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How to Study for the ACT and SAT

Sometime early in the college application process, students start to think about the ACT and SAT. They want a score that represents them well and maybe even lands them some scholarship funds at the schools they’re considering, but many students aren’t sure how to actually go about achieving their target score. The goal of this post is to lay out a few simple things that students can do to maximize their study time and get an ACT or SAT score that matches their abilities.



Start with a Practice Test


It’s difficult to know how to study if you don’t know where you’re starting. A full-length practice test can tell you a great deal about your natural strengths and weaknesses, your time-management skills, and how well you can put test-taking strategies into action on an exam. There are a number of good sources of full-length ACT and SAT practice tests, but two of the best are the practice tests produced by the ACT and SAT themselves. Plus, they’re free! Here are links:

Time each section just like you would if you were taking the real exam, and when you’re done, you’ll have a great feel for your starting point and where you can improve.


As a side note, it’s fairly common to take an actual, live ACT or SAT as a starting point to your study. That’s not a terrible idea, and some students appreciate getting used to the exam setting before they take the test again for their applications. However, it’s also a bit unnecessary. Besides the cost and hassle of signing up and attending the exam, it also adds an extra element of pressure to a test that’s really intended just to see where you are.


Work Lots of Practice Problems


Doing large amounts of practice does three things. First, when you figure out how to answer a new type of problem, you directly help yourself grow. Take it from a full-time tutor, there are certain things that are best learned by working through a question yourself. Second, continuing to work through problem types you’ve seen before radically improves your speed. The more quickly you can work through material you know well, the more time you have left to work through more difficult and time-consuming questions elsewhere in the test. Third, working practice problems flushes out the problem areas where you need to get extra help. It’s very hard to know where your struggle points are unless you’re actively bumping up against them in practice. They also change over time, and continued success in a former weakness can let you know it’s safe to move on to attack another problem spot.


When you work through practice material, perhaps the most helpful thing you can do is stop to analyze your mistakes. If you don’t know why you missed a problem, you’ll continue to repeat the same mistake again and again. When I work with students one-on-one or in a group, I try not to let any incorrect problems go to waste, because some of the most significant growth that occurs is when a student sees their mistake, learns from it, and adjusts.



Mix in Learning Experiences


Learning experiences, whether watching videos, reading a textbook, or doing a quick web search for a missing topic, should be blended in side-by-side with copious practice. This can be a spot where hiring a qualified tutor can help a student take off, because they can bring in the right material at the right time to help a student grow. Finding the right resources can take time, so be patient. Also, this shouldn’t be the only component of your studies. If you find yourself watching video after video but not working many questions, you may need to reallocate your study time.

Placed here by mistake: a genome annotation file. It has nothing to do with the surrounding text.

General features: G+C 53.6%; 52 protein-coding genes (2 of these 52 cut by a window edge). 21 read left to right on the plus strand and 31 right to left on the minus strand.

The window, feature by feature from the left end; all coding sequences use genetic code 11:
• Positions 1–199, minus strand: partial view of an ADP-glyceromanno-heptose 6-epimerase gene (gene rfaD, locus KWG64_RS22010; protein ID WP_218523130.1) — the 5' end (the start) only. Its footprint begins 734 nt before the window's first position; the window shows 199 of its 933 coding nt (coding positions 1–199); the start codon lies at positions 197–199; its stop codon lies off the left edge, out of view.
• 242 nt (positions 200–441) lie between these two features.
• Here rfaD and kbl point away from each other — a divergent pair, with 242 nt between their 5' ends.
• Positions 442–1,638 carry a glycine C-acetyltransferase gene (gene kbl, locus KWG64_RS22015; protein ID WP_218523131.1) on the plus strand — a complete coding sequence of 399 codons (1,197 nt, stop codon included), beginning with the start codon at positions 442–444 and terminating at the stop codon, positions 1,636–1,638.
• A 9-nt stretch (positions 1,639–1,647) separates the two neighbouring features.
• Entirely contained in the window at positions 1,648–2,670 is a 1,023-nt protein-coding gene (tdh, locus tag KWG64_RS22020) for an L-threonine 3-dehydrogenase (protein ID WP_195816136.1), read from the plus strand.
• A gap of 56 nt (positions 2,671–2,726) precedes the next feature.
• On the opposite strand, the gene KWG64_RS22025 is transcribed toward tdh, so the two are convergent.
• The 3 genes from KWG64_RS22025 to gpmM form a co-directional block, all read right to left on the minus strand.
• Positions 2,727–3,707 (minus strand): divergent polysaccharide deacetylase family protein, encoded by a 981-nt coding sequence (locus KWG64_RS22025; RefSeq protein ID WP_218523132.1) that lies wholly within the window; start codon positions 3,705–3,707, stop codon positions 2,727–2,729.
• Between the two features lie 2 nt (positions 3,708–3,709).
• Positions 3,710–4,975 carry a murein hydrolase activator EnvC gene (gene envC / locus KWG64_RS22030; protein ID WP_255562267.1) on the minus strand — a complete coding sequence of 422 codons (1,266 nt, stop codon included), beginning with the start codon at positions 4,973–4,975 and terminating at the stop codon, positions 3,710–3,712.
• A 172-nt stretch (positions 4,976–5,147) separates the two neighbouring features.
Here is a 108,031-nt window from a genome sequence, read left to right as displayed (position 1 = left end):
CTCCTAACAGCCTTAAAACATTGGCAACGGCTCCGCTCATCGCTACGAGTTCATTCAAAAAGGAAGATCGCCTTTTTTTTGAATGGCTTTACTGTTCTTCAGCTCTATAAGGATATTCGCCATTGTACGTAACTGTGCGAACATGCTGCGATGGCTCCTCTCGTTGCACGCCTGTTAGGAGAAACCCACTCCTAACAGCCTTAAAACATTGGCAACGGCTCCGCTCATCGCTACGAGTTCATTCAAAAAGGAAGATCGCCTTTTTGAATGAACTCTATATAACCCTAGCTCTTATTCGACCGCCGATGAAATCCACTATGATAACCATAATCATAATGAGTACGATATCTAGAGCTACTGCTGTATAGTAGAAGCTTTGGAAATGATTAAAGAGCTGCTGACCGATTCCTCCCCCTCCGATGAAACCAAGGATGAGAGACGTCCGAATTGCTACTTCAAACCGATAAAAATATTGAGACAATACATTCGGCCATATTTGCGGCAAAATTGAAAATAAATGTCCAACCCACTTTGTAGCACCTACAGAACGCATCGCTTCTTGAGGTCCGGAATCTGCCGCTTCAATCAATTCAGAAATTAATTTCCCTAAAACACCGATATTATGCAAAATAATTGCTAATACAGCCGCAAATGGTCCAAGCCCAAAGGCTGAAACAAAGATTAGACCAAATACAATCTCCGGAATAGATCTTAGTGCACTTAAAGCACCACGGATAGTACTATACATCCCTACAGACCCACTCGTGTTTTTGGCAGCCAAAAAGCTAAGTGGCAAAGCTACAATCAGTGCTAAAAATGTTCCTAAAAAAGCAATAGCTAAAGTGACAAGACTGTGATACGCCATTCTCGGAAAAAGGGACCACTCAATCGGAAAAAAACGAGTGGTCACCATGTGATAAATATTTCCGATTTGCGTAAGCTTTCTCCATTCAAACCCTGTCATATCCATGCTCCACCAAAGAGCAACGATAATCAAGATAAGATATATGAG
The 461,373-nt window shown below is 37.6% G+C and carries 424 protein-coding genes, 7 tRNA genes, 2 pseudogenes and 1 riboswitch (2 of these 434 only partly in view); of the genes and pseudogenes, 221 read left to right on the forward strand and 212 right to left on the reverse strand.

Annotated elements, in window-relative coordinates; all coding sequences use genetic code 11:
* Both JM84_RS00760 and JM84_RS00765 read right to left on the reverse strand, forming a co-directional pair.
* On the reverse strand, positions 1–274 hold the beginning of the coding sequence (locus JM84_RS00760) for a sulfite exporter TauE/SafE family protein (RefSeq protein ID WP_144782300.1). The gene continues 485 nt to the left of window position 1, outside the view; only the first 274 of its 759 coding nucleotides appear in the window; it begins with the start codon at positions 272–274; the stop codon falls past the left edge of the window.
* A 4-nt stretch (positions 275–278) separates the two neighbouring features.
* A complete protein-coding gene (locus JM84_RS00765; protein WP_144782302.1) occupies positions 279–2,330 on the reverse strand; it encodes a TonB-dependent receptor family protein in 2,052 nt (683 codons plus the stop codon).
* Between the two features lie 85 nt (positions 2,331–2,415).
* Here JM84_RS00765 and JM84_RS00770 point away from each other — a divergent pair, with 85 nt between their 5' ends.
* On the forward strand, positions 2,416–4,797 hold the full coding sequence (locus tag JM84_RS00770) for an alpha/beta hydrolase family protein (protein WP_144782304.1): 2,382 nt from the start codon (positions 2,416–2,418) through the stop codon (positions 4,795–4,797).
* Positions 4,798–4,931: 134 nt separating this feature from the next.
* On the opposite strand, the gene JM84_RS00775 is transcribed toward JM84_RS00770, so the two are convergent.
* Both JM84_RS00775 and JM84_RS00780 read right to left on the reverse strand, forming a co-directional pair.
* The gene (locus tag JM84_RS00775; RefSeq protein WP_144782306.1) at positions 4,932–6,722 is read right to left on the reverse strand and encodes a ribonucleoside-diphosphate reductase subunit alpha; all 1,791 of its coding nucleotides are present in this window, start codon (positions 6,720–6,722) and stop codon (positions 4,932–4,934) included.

As you’re deciding what areas to study from week to week, make sure that you’re giving attention to both your strengths and your weaknesses. Students often assume that their main opportunities for growth are in the places where they struggle, but I have often found with my students that the opposite can be true. For many, the quickest gains come in the areas of their natural giftedness, and progress in a weakness, while necessary, can be more time-consuming.


Track Your Progress


Every so often, it helps to work in another full-length practice test to see how your studies are coming along. This doesn’t have to be every week, but it does need to happen from time to time. This gives you an opportunity to reassess and see where the next focus of your study time should be. As you work through different concepts, you will undoubtably find that the things that once required your attention no longer do, and that you can move on to other areas for growth.


Continuing to track your progress can also help you target specific test dates to sit for the actual exam. I outlined some considerations for picking out test dates in this post (such as planning to take it twice), and your study progress is certainly part of that picture. You may find that things are coming along quickly, and you can revise your goal score up to match your progress. Alternatively, you might find that it is taking longer than anticipated to hit your target, and you need to give yourself more time before you sit for the exam.


Hopefully these practical steps clear up some of the mystery around how to set up a plan for success on the ACT and SAT. If you start with a practice test, blend together plenty of practice and study time, and consistently track your progress, you’ll be well on your way toward achieving a great score! As always, check in here for more tips on how to succeed with test prep.

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